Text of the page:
A Sheffield suburb, Southey Green, has topped the charts in regards to recycling the most unwanted technology.
Analysis by Compare and Recycle, a website which helps customers to recycle old phones, suggests the residents there are the most gadget-conscious in the UK.
Antonia Alexeyeva, 26, from the recycling firm, explained they calculated their findings by analysing the last 40,000 transactions on their website and categorised them by postcode.
Chris Duszanskyj, 25, from Greener Living Sheffield, said: “Recycling our unwanted tech is crucial for the future, and for a more sustainable lifestyle for the UK.
“For Southey Green to be nominated as the best area in the UK, we thought that was worthy of recognition.”
The environmental impact of mobile phone creation and usage isn’t very well known and isn’t typically something we think about when sending a text. Devices like mobile phones, tablets, and smartwatches are consuming a shocking amount of the Earth’s raw materials.
Compare and Recycle stated: “Phones simply cannot be made without valuable minerals – a myriad of them is required to power a phone. This includes silicon, carbon, calcium, coltan, iron, gold, copper, nickel, tin, and aluminium.”
Alfie Dickson, 20, University of Sheffield student, said: “I had never thought of recycling my phone, I would usually just leave it in a draw and forget about it for years.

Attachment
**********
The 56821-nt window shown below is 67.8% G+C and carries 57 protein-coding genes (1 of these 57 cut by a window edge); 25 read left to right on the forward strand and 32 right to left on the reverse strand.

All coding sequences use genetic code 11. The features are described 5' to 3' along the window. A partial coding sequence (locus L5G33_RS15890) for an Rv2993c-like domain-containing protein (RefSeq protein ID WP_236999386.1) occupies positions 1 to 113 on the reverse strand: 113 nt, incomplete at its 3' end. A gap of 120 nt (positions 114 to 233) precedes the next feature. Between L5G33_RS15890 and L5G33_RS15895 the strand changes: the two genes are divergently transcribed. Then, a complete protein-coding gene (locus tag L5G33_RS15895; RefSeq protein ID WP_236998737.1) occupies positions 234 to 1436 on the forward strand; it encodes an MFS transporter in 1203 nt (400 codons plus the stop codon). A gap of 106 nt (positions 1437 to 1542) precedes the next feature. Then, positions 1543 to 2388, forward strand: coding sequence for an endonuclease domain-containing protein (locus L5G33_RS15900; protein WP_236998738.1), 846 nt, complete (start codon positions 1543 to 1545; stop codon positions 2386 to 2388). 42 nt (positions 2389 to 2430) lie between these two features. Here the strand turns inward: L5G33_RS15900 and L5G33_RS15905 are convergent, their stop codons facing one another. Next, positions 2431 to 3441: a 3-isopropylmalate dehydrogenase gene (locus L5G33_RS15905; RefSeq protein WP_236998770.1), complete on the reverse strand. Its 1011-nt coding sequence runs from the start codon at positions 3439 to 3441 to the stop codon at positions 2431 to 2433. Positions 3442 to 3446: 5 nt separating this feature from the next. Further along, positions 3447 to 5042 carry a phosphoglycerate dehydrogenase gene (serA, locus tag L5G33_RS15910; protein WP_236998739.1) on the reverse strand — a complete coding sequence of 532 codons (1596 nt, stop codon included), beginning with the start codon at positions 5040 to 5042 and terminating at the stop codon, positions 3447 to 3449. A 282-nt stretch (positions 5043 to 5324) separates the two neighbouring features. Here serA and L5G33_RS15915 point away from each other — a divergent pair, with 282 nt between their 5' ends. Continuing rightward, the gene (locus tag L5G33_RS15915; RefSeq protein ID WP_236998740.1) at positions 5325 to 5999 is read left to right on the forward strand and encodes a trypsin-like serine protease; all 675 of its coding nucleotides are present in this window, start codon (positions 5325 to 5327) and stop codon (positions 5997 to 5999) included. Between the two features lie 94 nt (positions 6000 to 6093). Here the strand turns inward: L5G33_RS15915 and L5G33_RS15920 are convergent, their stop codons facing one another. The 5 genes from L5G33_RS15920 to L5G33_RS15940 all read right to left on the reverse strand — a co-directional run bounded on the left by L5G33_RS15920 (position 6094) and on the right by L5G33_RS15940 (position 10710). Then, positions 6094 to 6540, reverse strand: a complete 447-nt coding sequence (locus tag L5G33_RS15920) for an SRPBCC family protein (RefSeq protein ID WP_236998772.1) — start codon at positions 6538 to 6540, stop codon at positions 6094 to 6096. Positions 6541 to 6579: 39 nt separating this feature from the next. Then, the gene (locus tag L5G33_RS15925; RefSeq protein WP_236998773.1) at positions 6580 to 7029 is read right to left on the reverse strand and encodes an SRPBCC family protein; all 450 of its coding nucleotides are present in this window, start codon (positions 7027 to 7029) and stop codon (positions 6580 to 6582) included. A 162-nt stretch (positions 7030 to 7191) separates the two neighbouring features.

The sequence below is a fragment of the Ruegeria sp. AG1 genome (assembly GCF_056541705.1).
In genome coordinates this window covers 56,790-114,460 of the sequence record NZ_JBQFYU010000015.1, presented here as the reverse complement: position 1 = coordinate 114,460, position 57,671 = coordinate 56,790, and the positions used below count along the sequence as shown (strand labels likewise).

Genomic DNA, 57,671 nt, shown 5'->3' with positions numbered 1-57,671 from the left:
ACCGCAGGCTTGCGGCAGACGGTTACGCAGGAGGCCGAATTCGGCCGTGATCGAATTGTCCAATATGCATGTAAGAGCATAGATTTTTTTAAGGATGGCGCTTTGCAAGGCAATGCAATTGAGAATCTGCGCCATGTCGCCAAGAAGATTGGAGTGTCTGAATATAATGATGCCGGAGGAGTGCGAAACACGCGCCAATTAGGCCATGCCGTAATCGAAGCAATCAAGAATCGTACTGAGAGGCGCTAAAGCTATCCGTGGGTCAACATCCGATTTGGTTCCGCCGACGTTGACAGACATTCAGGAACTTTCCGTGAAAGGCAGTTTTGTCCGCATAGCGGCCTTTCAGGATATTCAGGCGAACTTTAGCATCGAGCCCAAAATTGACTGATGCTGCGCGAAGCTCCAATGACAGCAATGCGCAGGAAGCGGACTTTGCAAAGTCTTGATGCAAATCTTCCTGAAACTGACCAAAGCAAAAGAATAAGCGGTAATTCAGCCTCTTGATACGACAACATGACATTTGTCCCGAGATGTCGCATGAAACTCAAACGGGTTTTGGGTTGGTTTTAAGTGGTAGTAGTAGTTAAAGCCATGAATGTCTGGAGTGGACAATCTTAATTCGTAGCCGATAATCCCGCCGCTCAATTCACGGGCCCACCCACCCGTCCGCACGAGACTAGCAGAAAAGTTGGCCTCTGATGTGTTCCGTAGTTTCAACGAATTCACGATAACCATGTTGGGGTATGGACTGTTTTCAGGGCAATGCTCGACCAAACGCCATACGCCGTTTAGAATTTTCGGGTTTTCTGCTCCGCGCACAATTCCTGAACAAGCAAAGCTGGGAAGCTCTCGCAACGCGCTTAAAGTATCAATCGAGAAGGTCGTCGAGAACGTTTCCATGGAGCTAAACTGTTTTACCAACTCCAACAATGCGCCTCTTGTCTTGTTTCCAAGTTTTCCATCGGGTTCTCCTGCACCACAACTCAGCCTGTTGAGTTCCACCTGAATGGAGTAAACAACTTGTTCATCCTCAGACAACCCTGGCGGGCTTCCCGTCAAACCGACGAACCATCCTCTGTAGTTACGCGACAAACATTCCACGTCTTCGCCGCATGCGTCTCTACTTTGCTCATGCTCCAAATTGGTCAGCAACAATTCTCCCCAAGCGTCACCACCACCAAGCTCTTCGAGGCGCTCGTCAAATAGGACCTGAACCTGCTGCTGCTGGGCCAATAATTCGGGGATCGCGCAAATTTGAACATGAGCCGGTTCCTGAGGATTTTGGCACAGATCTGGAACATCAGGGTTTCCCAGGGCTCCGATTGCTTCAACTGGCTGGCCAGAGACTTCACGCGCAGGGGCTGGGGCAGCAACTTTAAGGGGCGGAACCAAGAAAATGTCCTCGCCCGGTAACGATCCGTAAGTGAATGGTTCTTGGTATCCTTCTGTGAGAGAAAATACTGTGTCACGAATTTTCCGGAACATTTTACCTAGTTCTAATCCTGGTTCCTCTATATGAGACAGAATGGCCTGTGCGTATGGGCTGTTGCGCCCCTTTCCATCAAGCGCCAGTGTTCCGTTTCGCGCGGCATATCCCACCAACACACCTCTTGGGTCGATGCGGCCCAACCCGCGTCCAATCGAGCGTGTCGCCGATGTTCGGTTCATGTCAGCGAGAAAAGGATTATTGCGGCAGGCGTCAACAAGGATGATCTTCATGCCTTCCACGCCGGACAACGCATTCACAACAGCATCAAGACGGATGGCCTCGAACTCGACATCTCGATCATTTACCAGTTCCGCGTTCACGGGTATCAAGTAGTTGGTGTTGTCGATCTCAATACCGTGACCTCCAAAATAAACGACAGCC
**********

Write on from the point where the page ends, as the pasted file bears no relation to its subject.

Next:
“I hadn’t considered the effects on the environment but I would definitely look into recycling next time I get a new phone.”
Sheffield Green Party councillor, Douglas Johnson, was pleasantly surprised by the news of Southey Green but believes that on the whole, the city needs to do more when it comes to recycling.
He said: “The big issue with Sheffield’s waste system is that the council bought into a long-term contract with the Veolia incinerator.
“They are a very big company with a vested interest in burning as much stuff as possible and not recycling it. It’s partly why Sheffield is so far behind many other local authorities when it comes to recycling.”
Johnson says there are no plans in place to encourage recycling “because of the commercial interests of Veolia.”
Nevertheless, Sheffield is still an extremely green city. In the past few decades, Sheffield has transformed from its industrial past into a home for green spaces, environmental conservation, and 4.5 million trees – giving it more trees per person than any other European city.